Trade is the exchange of commodity and services. International trade represents business transactions taking place at the global level, and it is fundamentally different from domestic trade. Trade at international level demands huge investments, network of franchisees and proficient people to run the show. Many corporate giants are trying to capture Asian markets, especially Indian market, which has become the industrial hub for such economic activities. Economic liberalization has been the focus of many developing countries for the past two decades and this has allowed multinational companies with huge investment potential to enrich the weaker economies.
International trade tries to generate more foreign exchange, which is always good for the economy. Say, if a country has rich resources of petroleum, naturally it will try to sell the surplus to countries not endowed with such natural resources. That is why Middle East nations are prosperous and economically independent. The diversity in productive possibilities in different countries is due to the presence of limited natural resources. When a country gets a head start in a particular product, it can become the high volume, low cost producer. The economies of scale give it a significant advantage over other countries, which find it cheaper to buy from the leading producers than to make the product themselves.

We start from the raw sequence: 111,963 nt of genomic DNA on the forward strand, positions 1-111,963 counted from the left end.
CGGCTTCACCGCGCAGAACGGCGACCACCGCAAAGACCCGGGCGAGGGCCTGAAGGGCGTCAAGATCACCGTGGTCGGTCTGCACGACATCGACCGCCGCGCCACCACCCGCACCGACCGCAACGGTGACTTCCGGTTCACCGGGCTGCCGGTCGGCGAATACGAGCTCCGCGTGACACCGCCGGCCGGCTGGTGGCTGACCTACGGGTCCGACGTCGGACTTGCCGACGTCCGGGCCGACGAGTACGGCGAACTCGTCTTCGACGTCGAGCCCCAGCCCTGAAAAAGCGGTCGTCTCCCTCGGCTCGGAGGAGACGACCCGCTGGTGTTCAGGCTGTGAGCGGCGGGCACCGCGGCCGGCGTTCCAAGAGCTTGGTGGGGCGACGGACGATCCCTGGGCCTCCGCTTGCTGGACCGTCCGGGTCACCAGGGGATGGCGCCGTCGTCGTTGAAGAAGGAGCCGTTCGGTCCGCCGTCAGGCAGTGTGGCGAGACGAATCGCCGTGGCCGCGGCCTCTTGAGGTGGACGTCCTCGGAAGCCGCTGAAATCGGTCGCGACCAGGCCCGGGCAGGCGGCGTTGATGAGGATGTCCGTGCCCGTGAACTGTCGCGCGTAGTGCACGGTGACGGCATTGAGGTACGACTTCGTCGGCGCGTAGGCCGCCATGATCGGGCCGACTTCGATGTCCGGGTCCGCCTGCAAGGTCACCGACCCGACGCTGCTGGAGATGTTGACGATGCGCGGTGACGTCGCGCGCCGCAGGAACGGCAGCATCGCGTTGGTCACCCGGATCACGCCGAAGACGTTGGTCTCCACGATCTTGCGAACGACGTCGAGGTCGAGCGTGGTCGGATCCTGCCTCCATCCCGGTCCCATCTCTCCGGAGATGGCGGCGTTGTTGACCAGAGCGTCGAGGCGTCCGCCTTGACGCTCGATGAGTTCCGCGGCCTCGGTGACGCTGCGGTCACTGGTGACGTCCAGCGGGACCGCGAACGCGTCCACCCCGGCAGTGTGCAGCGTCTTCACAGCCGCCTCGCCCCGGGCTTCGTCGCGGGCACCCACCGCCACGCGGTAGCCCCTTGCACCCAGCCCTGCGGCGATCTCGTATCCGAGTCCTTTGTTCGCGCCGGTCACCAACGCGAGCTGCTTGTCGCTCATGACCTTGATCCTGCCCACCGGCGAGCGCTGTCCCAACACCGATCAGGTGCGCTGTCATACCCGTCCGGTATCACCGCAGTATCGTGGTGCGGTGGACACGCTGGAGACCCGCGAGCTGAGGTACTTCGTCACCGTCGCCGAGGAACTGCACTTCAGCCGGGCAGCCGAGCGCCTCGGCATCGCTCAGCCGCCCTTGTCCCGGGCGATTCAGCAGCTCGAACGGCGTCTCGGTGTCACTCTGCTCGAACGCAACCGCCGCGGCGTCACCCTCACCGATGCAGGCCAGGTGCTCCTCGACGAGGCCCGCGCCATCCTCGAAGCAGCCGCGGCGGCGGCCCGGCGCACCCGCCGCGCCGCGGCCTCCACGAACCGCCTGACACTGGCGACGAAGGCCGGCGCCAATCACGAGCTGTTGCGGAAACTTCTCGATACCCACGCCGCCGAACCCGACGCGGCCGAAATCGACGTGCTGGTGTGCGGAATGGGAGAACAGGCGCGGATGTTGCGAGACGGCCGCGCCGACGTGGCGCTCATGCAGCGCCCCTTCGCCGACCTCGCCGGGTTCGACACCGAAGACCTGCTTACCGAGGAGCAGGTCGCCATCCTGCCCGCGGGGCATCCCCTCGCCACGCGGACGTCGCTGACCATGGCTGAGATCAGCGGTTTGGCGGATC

Every nation must try to specialize in the production and export of those commodities, which are available in plenty and must import such products in the production of which they have a resource deficiency. It should be remembered that there are severe man made barriers in international trade such as, export duties, quotas, exchange restrictions etc., that hinder the free movement of products. Nevertheless, it is not also possible for a country to produce domestically every kind of product. In spite of all these restraining factors, global trade is thriving, thanks to the advanced technological aspects introduced in communication and faster means of transportation. Distance is no more a constraint and the world has become one small global village.
All domestic transactions, say in a country like India take place in rupees, which is the legal tender in the country. However, in its trade with other countries like USA, Germany, Japan, France and Britain, the payments have to be made in terms of dollars, marks, yens, francs and pound sterling respectively. The mechanism through which payments are effected between two countries having different currency systems is called foreign exchange. It may be also defined as the exchange of money or credit in one country for money or credit in another.
Foreign exchange rates can affect relative prices and net exports. A rise in the a nation's foreign exchange will depress that nation's net exports and output, while a fall in the foreign exchange rate will increase net exports and output. Because of the significant impact of exchange rates on national economies, countries have entered into agreements on international monetary agreements.